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The Supreme Court Just Ruled on a Major Air Pollution Case

What’s happening: The Supreme Court ruled 5-4 in favor of major industrial polluters and their political allies aiming to stop the EPA from implementing its “Good Neighbor Plan.” This regulation aims to control smog pollution, which is linked to severe respiratory problems and even death, but now the Court has blocked it.

Why it matters: If SCOTUS would have denied the stays (the request to halt the plan), the EPA could fully implement the Good Neighbor Plan, which could have prevented approximately 1,300 premature deaths, averted over 2,300 hospital visits, and alleviated asthma symptoms for 1.3 million individuals. This adverse Supreme Court decision puts the plan on hold and will be catastrophic for community health. This lawsuit was part of a concerted effort to weaken the Clean Air Act and restrict the EPA’s power to regulate pollution.

Why Is the Good Neighbor Plan Necessary?

  • Smog, composed mainly of ground-level ozone, is a dangerous air pollutant that impairs our breathing and increases our risk for lung and heart disease.
  • Smog comes from burning fossil fuels and like all air pollution, it does not stay in one place; it moves between states. So, for example, industry and power plants in Texas emit air pollution that contributes to dangerous smog levels as far away as Illinois. Illinois in turn needs the Good Neighbor Plan to curtail this air pollution.
  • The Good Neighbor Plan, which the EPA proposed after an Earthjustice lawsuit, would require power plants and other industrial sources in 23 upwind states to reduce their smog-causing emissions.
  • In addition to saving lives, the plan would boost the economy by saving an estimated $13 billion annually, preventing 430,000 school absences, and avoiding 25,000 lost workdays in its first year of full implementation.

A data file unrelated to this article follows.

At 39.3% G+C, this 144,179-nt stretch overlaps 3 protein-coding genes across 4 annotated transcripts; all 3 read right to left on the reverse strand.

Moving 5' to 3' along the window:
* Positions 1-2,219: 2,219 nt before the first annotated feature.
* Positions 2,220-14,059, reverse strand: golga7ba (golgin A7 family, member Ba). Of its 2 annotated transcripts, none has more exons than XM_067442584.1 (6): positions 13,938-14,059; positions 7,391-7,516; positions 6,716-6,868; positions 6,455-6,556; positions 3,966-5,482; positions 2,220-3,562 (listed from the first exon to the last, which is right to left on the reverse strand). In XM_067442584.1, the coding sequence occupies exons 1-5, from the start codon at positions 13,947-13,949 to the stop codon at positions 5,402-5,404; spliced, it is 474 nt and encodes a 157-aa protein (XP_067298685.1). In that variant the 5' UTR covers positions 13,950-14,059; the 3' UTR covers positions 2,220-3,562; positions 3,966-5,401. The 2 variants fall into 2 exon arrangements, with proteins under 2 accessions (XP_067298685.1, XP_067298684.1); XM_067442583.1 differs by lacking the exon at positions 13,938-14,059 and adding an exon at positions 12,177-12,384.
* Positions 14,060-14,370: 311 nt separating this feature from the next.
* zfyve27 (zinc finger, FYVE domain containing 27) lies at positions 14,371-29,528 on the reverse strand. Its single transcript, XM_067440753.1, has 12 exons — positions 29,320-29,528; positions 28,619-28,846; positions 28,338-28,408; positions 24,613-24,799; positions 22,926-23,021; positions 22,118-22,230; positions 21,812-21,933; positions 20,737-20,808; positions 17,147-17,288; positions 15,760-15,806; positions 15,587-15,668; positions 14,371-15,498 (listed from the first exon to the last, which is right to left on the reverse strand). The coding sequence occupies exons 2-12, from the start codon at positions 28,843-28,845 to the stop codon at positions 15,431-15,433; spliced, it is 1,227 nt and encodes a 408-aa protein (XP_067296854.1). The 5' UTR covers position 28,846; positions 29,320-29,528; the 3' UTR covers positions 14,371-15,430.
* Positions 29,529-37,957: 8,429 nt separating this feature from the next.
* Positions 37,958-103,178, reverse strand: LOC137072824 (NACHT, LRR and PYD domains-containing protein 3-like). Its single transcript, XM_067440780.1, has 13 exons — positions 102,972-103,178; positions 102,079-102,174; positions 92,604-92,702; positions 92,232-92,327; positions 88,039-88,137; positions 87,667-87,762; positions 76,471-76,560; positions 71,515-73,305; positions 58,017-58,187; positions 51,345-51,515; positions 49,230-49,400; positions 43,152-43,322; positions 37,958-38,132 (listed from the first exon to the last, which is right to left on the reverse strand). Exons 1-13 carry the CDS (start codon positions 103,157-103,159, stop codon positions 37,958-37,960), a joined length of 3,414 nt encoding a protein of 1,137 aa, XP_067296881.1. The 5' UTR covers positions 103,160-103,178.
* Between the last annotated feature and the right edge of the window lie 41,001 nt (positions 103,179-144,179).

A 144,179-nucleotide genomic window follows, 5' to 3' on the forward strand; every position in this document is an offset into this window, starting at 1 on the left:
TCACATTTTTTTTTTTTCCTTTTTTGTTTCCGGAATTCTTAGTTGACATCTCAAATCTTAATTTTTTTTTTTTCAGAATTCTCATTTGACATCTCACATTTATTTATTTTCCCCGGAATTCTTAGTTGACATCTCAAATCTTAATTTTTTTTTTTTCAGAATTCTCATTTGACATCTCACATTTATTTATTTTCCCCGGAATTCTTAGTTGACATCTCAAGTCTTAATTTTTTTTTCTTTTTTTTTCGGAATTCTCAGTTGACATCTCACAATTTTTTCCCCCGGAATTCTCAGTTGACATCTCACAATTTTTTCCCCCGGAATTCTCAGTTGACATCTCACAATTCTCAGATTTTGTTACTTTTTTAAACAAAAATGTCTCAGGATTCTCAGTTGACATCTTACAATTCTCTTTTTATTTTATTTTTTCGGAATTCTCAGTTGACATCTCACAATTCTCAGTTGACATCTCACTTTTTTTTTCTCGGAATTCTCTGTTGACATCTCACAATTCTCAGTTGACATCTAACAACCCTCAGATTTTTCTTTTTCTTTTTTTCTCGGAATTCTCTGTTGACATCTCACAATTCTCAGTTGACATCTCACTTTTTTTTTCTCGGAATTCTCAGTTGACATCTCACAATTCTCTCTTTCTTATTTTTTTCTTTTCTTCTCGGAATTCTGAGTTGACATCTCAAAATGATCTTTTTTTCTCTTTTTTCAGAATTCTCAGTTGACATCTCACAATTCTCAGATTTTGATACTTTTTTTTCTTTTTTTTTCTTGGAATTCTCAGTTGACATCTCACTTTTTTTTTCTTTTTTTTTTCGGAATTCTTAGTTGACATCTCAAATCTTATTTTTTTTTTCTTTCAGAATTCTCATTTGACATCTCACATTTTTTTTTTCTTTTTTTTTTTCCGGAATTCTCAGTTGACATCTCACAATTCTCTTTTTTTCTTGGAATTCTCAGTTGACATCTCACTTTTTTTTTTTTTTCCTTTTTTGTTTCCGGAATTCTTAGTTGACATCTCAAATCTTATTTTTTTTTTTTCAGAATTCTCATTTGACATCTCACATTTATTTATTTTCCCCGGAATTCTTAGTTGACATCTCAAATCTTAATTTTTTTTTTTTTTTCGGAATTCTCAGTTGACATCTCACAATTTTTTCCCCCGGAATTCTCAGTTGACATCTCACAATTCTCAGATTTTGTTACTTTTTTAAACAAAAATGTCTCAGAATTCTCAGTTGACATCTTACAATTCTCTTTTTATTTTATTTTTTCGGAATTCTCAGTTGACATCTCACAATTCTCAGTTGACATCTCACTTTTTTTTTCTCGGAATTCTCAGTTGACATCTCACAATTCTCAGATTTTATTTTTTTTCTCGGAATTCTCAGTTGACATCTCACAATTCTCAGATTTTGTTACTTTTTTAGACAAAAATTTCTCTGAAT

What Was the Court Case About?

  • Three states — Ohio, Indiana, and West Virginia — along with their industry allies, challenged the Good Neighbor Plan. These states aimed to avoid their responsibility to limit pollution, undermining neighboring states’ efforts to meet national air quality standards and denying millions their right to clean air.
  • The challengers asked the Supreme Court to put the plan’s implementation on hold, or stay it, while lower courts review their legal arguments against the plan.
  • Previously, the challengers tried to persuade the D.C. Circuit Court to stay the plan, and that court rejected their request – so they filed “emergency” requests for the Supreme Court to intervene. The Supreme Court ruled in favor of challengers, blocking the plan in June 2024.

What’s at Stake in the Court’s Decision?

  • Because of the ruling blocking the plan, tens of millions of Americans will be immediately exposed to higher levels of dangerous smog. Power plants that already reduced their pollution will be allowed to increase it again this summer.
  • The health implications of obstructing the EPA’s regulations are not evenly distributed. The most vulnerable members of our society, including children, the elderly, low-income families, and people of color, will bear the brunt of the impact.
  • The EPA’s plan is designed to balance the interests of states by requiring upwind states to limit pollution that affects their downwind neighbors. This ensures a fair system where no state can jeopardize another’s air quality. Without these regulations, smog will continue to harm ecosystems and public health.
  • The Good Neighbor Plan is grounded in law and science, and countless environmental and public health groups back the plan.
  • Earthjustice and its clients have defended the EPA’s Good Neighbor protections in court for years. We will continue to fight for critical public health protections despite the Court’s ruling.
Emissions from a stack at the Mitchell Power Plant, a coal-powered plant, in Moundsville, WV, on Thurs., May 4, 2023.
Emissions from a stack at the Mitchell Power Plant, a coal-powered plant, in Moundsville, WV, on Thurs., May 4, 2023. (Lauren Petracca for Earthjustice)